Jan 13

NewsBlur: Feed Reader with Artificial Intelligence

Every two to three years I start a new project. Having recently completed the SunRayLab blog, I turned to another problem that I have been having since i started visiting blogs and other sites through the lens of my RSS feed reader, NetNewsWire.

I am starting a new project called NewsBlur. NewsBlur is an RSS feed reader with intelligence. See NewsBlur in action.

My problem is simple: I subscribe to a few dozen blogs. I do not want to read all of their many stories, yet my unread count keeps climbing. Some blogs post frequently while other blogs post once a month. I want a feed reader that easily trims the undesirable fat from my feeds.

This has been done in varying degrees before, but each implementation has been lacking for any number of reasons:
  1. The reading interface was convulted, slow, difficult, too busy, or rough.
  2. The intelligence used to pare down my feeds to just what I want was either difficult to setup, hard to train, overly-burdensome, or even just plain stupid.
  3. Marking feeds and stories as typical of what I want in the future has never been done.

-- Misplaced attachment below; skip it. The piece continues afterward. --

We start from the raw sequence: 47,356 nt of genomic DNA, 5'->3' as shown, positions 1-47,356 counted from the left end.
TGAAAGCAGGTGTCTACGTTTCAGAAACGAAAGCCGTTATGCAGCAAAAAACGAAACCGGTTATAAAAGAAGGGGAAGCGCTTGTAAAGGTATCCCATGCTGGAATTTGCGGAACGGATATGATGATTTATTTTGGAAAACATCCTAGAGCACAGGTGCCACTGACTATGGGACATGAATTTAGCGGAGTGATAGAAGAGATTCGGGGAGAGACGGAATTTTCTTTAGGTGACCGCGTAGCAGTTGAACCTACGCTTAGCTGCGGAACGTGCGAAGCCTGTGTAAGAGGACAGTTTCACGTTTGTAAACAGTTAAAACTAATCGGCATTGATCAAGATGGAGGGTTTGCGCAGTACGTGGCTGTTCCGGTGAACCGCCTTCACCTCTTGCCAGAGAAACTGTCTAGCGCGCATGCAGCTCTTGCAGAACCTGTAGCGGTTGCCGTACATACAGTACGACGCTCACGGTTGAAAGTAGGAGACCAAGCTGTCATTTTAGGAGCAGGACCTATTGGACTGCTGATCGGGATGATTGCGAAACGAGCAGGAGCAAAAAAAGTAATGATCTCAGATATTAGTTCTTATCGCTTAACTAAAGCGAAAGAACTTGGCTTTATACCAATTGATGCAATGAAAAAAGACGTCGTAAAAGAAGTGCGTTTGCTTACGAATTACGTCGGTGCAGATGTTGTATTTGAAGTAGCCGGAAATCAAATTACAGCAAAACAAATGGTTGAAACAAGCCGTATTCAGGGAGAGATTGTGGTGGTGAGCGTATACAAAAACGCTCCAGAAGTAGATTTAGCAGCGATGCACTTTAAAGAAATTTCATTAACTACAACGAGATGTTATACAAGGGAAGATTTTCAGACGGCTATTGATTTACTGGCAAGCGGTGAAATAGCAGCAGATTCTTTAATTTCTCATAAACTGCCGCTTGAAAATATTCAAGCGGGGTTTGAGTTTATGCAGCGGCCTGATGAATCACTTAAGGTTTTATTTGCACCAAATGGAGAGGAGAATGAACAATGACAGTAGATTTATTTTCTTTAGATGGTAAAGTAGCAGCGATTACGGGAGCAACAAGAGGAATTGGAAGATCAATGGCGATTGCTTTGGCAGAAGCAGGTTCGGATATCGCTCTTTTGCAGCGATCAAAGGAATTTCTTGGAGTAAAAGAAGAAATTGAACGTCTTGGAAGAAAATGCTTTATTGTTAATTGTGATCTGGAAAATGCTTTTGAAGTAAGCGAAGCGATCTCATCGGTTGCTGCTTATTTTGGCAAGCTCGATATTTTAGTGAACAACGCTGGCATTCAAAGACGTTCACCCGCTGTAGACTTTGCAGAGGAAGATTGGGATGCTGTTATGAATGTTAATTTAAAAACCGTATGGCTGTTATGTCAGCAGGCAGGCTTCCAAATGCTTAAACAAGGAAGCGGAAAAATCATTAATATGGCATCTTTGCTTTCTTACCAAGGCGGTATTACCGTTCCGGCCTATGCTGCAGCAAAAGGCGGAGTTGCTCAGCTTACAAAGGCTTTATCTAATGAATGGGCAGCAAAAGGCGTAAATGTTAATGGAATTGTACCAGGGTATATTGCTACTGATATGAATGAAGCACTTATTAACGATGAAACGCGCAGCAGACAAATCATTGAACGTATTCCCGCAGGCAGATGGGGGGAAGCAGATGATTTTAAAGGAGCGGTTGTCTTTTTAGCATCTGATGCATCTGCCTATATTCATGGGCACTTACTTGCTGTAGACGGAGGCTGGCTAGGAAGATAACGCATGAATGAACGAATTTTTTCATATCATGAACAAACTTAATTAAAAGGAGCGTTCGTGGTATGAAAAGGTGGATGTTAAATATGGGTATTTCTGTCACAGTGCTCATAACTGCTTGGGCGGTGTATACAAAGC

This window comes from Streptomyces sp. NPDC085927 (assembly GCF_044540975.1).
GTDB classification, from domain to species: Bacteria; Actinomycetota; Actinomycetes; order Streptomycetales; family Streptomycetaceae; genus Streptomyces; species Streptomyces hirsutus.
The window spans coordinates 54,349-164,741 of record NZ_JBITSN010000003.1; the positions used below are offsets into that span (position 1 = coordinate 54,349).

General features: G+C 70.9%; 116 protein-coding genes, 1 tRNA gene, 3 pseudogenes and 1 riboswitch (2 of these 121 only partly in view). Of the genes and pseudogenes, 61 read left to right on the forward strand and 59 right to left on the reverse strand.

I am solving this problem in a unique way.

The challenge in creating an interesting experience that is different from any other experience is what drives me to work on NewsBlur. I want a service that works for me. I expect that before I finish, I will already have abandoned my tried-and-true NetNewsWire (on both Mac OS and iPhone) in favor of NewsBlur.

I will use this blog space as a means to communicate advances in NewsBlur, as well as methodologies, practices, and thoughts behind the creation of NewsBlur.

My hope is that NewsBlur becomes part of a community that further enhances the news and blog reading experience for everybody.


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Samuel Clay is the founder of NewsBlur, a personal RSS news reader for web, iOS, and Android. He is also the founder of Turn Touch, beautiful control for your smart home.

He lives in San Francisco, California. In another life in New York, he worked at the New York Times on DocumentCloud, an open-source repository of primary source documents contributed by journalists.

You can read about his past and present projects at samuelclay.com.

Follow @samuelclay on Twitter.

You can email Samuel at samuel@ofbrooklyn.com. He loves receiving email from new people. Who doesn't?